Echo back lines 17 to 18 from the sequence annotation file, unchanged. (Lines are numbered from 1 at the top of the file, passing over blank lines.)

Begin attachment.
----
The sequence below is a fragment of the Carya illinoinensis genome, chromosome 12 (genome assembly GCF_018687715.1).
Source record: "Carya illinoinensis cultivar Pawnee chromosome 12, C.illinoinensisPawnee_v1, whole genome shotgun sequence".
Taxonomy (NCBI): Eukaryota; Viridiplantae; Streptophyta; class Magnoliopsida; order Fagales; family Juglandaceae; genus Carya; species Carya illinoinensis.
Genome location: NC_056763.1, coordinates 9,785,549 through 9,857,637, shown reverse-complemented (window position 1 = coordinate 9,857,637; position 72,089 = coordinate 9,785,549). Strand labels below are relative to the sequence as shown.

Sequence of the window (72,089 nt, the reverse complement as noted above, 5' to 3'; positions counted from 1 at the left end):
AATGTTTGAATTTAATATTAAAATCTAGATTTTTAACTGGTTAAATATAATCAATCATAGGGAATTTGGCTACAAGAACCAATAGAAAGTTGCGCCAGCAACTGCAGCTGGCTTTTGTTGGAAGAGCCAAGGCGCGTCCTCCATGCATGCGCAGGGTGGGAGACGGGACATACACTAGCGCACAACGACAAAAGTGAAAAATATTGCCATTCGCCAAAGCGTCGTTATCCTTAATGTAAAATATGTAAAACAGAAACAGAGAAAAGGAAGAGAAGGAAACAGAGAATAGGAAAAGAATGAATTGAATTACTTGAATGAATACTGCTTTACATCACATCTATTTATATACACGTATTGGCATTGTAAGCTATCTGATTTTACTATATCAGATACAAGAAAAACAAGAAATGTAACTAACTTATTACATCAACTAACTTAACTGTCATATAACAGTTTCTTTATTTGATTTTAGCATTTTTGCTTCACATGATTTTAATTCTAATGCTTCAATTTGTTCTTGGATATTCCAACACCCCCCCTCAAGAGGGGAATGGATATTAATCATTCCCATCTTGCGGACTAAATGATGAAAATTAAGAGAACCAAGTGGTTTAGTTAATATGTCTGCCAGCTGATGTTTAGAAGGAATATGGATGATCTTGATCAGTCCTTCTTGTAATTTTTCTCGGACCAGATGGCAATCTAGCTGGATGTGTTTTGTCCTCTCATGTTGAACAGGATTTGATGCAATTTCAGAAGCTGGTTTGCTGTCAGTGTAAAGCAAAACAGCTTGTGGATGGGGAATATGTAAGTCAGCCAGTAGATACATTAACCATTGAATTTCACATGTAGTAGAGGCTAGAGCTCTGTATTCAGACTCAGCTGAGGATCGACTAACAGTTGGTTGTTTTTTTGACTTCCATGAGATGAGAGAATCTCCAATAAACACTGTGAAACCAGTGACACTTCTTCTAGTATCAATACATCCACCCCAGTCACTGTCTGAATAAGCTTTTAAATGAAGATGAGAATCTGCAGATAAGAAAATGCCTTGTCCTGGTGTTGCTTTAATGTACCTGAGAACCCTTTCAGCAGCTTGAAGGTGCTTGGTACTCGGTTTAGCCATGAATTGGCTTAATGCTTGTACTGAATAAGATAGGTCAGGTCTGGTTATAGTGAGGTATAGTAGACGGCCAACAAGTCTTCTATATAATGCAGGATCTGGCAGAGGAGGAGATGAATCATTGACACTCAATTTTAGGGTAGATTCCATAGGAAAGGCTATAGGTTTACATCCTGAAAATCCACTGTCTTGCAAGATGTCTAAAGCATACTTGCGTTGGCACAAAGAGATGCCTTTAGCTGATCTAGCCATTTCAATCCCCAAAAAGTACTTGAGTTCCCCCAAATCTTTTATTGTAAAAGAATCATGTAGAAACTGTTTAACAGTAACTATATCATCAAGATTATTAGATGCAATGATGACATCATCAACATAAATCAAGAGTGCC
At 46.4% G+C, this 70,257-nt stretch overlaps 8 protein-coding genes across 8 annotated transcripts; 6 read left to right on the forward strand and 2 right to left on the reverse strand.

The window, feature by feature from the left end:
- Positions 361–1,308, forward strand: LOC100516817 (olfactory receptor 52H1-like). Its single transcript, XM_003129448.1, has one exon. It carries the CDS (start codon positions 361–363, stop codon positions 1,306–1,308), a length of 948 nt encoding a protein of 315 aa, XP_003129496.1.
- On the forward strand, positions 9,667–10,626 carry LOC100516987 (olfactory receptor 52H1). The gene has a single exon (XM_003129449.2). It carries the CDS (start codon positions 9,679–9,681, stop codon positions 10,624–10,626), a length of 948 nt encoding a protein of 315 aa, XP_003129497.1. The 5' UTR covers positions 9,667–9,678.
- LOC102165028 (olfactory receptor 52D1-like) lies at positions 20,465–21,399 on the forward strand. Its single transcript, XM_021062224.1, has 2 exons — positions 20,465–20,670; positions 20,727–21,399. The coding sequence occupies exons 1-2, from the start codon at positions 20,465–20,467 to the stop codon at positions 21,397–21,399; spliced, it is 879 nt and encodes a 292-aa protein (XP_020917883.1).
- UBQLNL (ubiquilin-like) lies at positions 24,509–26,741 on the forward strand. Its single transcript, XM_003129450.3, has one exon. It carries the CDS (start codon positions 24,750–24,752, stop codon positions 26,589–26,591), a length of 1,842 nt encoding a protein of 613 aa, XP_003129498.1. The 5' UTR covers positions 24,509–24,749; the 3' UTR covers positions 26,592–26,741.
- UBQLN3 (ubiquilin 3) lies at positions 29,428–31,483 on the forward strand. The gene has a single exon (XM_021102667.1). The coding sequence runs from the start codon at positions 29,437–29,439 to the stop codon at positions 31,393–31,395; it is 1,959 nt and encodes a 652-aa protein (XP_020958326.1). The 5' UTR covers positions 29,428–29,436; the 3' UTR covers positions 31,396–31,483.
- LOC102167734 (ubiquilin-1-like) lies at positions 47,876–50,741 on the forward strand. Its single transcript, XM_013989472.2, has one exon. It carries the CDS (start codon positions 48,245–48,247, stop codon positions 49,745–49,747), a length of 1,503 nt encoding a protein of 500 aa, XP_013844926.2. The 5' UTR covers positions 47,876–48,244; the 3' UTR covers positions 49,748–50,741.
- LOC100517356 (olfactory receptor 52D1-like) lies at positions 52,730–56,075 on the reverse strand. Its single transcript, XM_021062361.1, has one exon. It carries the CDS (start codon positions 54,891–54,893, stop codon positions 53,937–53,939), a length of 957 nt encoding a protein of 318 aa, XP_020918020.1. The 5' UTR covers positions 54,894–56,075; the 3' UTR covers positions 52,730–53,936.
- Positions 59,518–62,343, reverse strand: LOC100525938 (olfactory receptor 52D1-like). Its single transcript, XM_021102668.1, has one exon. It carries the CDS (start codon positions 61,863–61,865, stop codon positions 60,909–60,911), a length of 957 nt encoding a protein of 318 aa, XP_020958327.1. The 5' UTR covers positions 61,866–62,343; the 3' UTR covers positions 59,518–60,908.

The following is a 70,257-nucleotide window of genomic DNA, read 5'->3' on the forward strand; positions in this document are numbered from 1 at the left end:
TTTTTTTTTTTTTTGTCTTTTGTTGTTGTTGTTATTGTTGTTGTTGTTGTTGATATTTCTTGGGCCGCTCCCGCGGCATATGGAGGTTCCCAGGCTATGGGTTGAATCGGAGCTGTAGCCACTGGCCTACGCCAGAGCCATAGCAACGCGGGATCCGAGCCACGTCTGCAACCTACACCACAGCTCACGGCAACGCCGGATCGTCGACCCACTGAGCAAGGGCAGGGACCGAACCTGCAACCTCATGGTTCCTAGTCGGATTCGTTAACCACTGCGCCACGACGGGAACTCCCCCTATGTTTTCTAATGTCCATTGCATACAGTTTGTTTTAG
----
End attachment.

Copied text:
The following is a 70,257-nucleotide window of genomic DNA, read 5'->3' on the forward strand; positions in this document are numbered from 1 at the left end:
TTTTTTTTTTTTTTGTCTTTTGTTGTTGTTGTTATTGTTGTTGTTGTTGTTGATATTTCTTGGGCCGCTCCCGCGGCATATGGAGGTTCCCAGGCTATGGGTTGAATCGGAGCTGTAGCCACTGGCCTACGCCAGAGCCATAGCAACGCGGGATCCGAGCCACGTCTGCAACCTACACCACAGCTCACGGCAACGCCGGATCGTCGACCCACTGAGCAAGGGCAGGGACCGAACCTGCAACCTCATGGTTCCTAGTCGGATTCGTTAACCACTGCGCCACGACGGGAACTCCCCCTATGTTTTCTAATGTCCATTGCATACAGTTTGTTTTAG